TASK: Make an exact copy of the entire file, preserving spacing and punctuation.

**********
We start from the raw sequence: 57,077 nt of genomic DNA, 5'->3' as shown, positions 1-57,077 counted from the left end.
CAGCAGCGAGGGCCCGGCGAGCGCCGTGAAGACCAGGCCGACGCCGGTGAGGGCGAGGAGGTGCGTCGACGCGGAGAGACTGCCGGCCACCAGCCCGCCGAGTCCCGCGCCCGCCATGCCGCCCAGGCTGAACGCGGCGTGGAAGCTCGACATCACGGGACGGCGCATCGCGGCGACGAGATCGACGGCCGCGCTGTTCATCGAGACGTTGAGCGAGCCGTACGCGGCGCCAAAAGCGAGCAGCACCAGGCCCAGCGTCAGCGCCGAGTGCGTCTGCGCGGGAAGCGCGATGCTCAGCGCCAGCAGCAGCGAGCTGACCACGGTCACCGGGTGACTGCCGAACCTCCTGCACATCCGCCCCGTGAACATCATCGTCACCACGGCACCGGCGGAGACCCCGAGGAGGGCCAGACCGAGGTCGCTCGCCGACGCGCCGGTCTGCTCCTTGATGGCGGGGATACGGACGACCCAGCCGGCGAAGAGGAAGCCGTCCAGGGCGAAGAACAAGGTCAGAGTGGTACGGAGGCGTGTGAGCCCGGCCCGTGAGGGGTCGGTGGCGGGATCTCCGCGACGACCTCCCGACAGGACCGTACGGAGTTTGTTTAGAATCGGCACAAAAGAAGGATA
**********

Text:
We start from the raw sequence: 57,077 nt of genomic DNA, 5'->3' as shown, positions 1-57,077 counted from the left end.
CAGCAGCGAGGGCCCGGCGAGCGCCGTGAAGACCAGGCCGACGCCGGTGAGGGCGAGGAGGTGCGTCGACGCGGAGAGACTGCCGGCCACCAGCCCGCCGAGTCCCGCGCCCGCCATGCCGCCCAGGCTGAACGCGGCGTGGAAGCTCGACATCACGGGACGGCGCATCGCGGCGACGAGATCGACGGCCGCGCTGTTCATCGAGACGTTGAGCGAGCCGTACGCGGCGCCAAAAGCGAGCAGCACCAGGCCCAGCGTCAGCGCCGAGTGCGTCTGCGCGGGAAGCGCGATGCTCAGCGCCAGCAGCAGCGAGCTGACCACGGTCACCGGGTGACTGCCGAACCTCCTGCACATCCGCCCCGTGAACATCATCGTCACCACGGCACCGGCGGAGACCCCGAGGAGGGCCAGACCGAGGTCGCTCGCCGACGCGCCGGTCTGCTCCTTGATGGCGGGGATACGGACGACCCAGCCGGCGAAGAGGAAGCCGTCCAGGGCGAAGAACAAGGTCAGAGTGGTACGGAGGCGTGTGAGCCCGGCCCGTGAGGGGTCGGTGGCGGGATCTCCGCGACGACCTCCCGACAGGACCGTACGGAGTTTGTTTAGAATCGGCACAAAAGAAGGATA